The Whites have been an emotional roller coaster. I think my experience is best explained in bullet points: 

  • I cried in the morning looking at the mountains outside Galehead Hut 
  • I had good luck with work for stays at huts as long as I was alone and got there before 7 
  • There were so many rocks. 
  • It was worth it to climb up Mt Eisenhower
  • Mt Madison is just rocks and that sucked. 
  • Mt Washington is cooler before the tourists get up there 
  • Lakes Of the Clouds Hut actually turned people away but it was a beautiful night 
  • I saw so so so many stars, more than I’ve ever seen in my life 

And so I continue on, less than 30 miles from Maine, completely immersed and losing words every day as I become further in the wilderness. 

Fly on, 

Lil Wayne 

The Freaking Whites (So Far)

As time goes on, it gets harder and hard to write about the experience I’m having out here.

This week has been really interesting in that regard, actually. I feel like I’ve been doing a LOT, accomplishing a LOT, yet I also feel curbed.

Curbed? No. To put it plainly, I’ve been feeling really shitty.

The Whites are HARD, man. I’m having a hard time. Sometimes.

AH, see? Hard to explain.

Moosilauke was Dope.

I climbed up that mountain like it was my JOB (well, technically I guess it is…) and it felt good. I got to the top with a group of people and we spent time together up there. We also only hiked 10 miles that day, which felt great.

Chill day, tough climb, even tougher climb down.

But we nailed it. Together.

Then I move on to the Kinsmans.

And my world came crashing down. Yesterday was insanely hard for me to finish. Don’t get me wrong, the rock climbing part was fun. But being alone? In the rain? Slipping and sliding?

I mean, shit, it wasn’t even raining all day. It was mostly humid.

But I was so alone in the middle of the woods. And I pulled so many muscles trying to stay afloat and upright.

So at 7:45 pm I have the genius idea to go hike 6 more miles.

Smooth thinking, Wayne. Real good idea. High on caffeine and ready to feel something other than my own internal pain, I said goodbye to the group of girl campers I just met and set out into the wilderness. 

It was a pretty dumb idea. 

Even if it’s only dusk, the forest gets DARK real QUICK. Super dark. 

Was this a way for me to ignore my inner turmoil by putting myself in a scary situation? Maybe. 

Did I end up safe? Of course! I didn’t actually get to hike 6 miles. I showed up at the Lonesome Pond Hut around 8:30pm and the lady working there said “oh my goodness please sleep on our floor it’s fine you shouldn’t be hiking this late!”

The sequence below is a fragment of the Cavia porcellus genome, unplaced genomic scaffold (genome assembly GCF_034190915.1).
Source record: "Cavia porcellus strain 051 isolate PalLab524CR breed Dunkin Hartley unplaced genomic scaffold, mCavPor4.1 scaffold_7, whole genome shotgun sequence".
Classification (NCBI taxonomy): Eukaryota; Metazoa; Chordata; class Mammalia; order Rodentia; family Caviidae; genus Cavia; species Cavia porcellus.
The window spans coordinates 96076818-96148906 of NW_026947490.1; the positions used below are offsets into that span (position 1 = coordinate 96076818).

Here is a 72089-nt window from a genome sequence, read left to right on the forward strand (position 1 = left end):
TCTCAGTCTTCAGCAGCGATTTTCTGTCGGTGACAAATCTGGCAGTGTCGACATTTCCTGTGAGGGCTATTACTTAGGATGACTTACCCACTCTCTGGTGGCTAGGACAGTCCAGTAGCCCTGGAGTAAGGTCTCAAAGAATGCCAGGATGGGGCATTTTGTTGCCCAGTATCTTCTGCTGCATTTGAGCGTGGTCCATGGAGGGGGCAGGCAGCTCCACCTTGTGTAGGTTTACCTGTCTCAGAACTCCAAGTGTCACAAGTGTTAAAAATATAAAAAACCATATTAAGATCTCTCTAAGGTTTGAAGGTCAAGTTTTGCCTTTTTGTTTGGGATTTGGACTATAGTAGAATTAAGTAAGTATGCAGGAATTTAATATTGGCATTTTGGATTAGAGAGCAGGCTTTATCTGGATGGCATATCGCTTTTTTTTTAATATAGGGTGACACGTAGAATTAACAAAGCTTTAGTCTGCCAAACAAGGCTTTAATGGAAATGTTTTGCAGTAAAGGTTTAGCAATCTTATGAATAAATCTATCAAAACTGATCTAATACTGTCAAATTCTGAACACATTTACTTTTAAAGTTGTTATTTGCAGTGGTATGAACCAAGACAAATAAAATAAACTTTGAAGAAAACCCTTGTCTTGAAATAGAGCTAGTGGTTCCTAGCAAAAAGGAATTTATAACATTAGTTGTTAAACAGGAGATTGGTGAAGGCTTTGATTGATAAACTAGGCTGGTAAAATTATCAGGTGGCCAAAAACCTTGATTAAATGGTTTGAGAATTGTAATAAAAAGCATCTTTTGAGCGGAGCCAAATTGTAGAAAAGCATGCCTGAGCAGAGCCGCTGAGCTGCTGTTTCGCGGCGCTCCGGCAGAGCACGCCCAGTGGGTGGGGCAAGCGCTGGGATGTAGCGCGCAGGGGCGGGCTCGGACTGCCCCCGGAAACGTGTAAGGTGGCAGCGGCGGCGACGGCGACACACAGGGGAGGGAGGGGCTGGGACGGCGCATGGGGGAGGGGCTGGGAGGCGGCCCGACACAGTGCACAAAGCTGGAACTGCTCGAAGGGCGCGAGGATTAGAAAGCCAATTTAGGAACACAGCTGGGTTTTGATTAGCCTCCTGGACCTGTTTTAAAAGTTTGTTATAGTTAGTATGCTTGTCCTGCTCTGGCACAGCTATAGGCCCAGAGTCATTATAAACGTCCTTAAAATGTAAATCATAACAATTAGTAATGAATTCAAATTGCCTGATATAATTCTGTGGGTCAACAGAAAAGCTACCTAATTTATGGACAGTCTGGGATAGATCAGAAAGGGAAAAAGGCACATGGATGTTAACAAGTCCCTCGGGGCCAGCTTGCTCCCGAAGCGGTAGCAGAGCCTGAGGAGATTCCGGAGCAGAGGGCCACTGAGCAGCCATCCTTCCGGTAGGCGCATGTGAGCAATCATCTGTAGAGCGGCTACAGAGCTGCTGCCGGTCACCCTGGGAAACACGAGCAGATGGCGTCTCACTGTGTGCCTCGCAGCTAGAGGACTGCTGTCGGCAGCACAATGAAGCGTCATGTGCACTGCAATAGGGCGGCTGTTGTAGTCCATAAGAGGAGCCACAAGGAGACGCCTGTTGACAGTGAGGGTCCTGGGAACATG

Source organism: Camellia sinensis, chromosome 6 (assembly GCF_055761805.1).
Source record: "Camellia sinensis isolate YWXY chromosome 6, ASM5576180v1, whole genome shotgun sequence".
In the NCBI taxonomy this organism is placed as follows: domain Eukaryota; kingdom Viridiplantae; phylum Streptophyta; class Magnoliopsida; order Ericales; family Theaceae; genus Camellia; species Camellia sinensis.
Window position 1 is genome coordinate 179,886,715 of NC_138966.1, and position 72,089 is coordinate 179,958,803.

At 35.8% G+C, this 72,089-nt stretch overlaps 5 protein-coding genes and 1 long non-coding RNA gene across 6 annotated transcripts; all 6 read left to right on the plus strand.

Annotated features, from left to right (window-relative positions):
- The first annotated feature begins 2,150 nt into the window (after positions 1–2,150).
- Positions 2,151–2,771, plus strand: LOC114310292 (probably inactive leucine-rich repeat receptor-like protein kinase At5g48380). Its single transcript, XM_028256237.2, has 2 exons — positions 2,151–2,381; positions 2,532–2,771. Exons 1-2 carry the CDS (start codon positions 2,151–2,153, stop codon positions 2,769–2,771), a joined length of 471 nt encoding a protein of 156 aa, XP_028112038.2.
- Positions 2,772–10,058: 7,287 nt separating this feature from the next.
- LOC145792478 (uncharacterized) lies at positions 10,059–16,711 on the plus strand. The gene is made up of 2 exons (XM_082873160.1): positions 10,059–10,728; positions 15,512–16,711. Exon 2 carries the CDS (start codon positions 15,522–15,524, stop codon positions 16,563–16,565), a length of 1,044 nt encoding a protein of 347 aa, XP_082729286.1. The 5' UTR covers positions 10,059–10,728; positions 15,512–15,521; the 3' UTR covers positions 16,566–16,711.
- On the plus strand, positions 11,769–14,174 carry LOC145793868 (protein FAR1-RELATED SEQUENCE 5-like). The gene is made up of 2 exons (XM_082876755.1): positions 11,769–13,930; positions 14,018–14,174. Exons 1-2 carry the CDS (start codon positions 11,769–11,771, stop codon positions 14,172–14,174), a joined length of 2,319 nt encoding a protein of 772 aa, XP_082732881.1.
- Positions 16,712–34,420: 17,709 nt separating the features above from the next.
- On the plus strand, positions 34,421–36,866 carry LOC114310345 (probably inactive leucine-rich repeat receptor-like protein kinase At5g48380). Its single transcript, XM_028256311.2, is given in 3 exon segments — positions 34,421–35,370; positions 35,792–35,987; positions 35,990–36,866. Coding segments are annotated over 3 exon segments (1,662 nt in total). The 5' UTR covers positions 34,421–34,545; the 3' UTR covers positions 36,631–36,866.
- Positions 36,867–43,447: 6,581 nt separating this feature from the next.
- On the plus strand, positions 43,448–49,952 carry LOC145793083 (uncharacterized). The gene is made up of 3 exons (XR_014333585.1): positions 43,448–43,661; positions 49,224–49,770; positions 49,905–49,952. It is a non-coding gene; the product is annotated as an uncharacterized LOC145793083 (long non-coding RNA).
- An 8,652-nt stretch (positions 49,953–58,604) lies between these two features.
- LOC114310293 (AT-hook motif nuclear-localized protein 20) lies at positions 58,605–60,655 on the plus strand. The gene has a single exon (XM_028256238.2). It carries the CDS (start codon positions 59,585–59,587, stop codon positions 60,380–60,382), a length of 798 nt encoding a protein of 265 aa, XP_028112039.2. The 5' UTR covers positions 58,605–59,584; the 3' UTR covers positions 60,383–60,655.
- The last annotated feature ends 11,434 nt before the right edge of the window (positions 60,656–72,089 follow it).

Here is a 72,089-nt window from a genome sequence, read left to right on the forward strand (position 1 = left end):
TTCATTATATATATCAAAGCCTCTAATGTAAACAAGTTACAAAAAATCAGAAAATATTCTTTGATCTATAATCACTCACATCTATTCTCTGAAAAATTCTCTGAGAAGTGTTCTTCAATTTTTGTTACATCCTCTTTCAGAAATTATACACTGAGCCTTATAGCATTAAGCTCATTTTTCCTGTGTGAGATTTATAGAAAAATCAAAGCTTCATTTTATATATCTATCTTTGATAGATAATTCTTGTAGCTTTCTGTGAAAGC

Amazing first Hut experience. 

The hut’s in the Whites sound very confusing, because “normal people” but a bunk and sleep there for the night but you can do a work for stay but you have to get there early and they can’t always offer you a place to stay or food but they also have such good food. It sounds confusing and intimidating. But in reality? It’s not really. You just DO it. So last night when I showed up late, they offered me salvation. 

Anyway, the point is I’ve had a really difficult past 24 hours. 

And so right now?

I’m sitting on a porch listening to GQ play guitar, he’s just riffing and we’re all sitting here quietly listening as the sun sets. 

This morning I felt sad enough to cry because all the people I’d been hiking with kept hiking and I felt truly alone. 

But that’s not the case. It never is. Not on the Appalachian Trail. No, here there’s always a friend right around the corner, waiting for you with a smiling face, so pumped to see you again. Everything works out. 

Everything always works out. 

Fly on,

Lil Wayne. 



“Awesome” – Rocket Fuel 

It’s an equally empowering and daunting feeling to see all the mountains you’re going to be climbing within the week.

Here’s the deal: we’re doing New Hampshire. Things are going great. They get a little steep, the terrain profile in AWOL’s guide is no help, but for the most part things are good. Then we get up smart mountain, it’s the type of mountain that’s sort of shaped like an L, so when you’re walking along a lower ridge you can see the small itty bitty fire tower up at the top that you need to get to in 3 miles. 

So when you get up there, after huffing and puffing, after your calves feel like they’re on fire, you climb up said fire tower and can see this: 

See that big, blue mountain? That’s Moosilauke. That’s one day’s hike away. 

You’re probably thinking what I’m thinking. “HAH WHAAAAT?” No way. Holy shit. 

Let me tell you, when you get to the actual base of it, you get a glimpse of the entire thing. And you’re stuck with the thought I am going to be climbing up hill for 4 miles.

Spoiler alert: it’s not that bad.

We made it up in 2 hours or less. And that’s what’s been so interesting about these past couple days: the future looks really difficult and daunting, but it ending up being triumphant and fun. 

Every single person I hiked with to the top of Moosilauke had an epic smile on their face this morning. We hiked a big ass mountain. And it was a beautiful god damned day. In fact, some how, despite all our previous anxieties about weather and terraine, everything turned out to be perfect. 

So now I firmly believe that it’s silly to sweat the future. There’s just too many factors that you can’t be certain on. 

As of today, I feel this calm floating over me. Am I still nervous about the Whites? Sure. We got a full blown view of what we’re going to climb this week at the top of the mountain. 

But I’m not too worried. Because I’m going to DO it. It’s going to happen. 

Well, to be honest, it’s 9:40pm and I feel like I’m about to pass out. 

I’ll work on some cool poetic metaphoric realizations for y’all later. 

Until then, fly on!

Lil Wayne 

“How Did I Get Here?” 

I’ve been asking myself that question a lot lately.

Actually, it’s really amusing to think about what my reaction would be if someone came up to me in the past and said, “Hey, in a year from now, you’re going to….” because most of the time I’d be hilariously shocked. 

Here’s some of those scenarios. 

If you’d come up to me a year ago and told me I’d be:

  1. Stealing hand sanitizer from a portapottie on the side of the road in a random town in CT 
  2. Sleeping on the floor in a maple syrup factory 
  3. Climbing up a mountain with metal poles in my hands while an impending thunder storm rolls in 
  4. Sleeping in a random old ladie’s yard eating her homemade cookies 
  5. Eating a plate of eggs made by a kind stranger in the middle of the woods. 
  6. Sad to only have 500 miles left of a hike 
  7. Hitchhiking in several different states 
  8. Climbing up those massive blue mountains looming in the distance 

I guess I wouldn’t have been surprised, but I wouldn’t be able to tell you how I got there, and I’d be so excited. 

And so we hikers laugh every day about all these crazy situations we find ourselves in, endless roaming further into the north. 

Until next time, Fly on! 

Lil Wayne.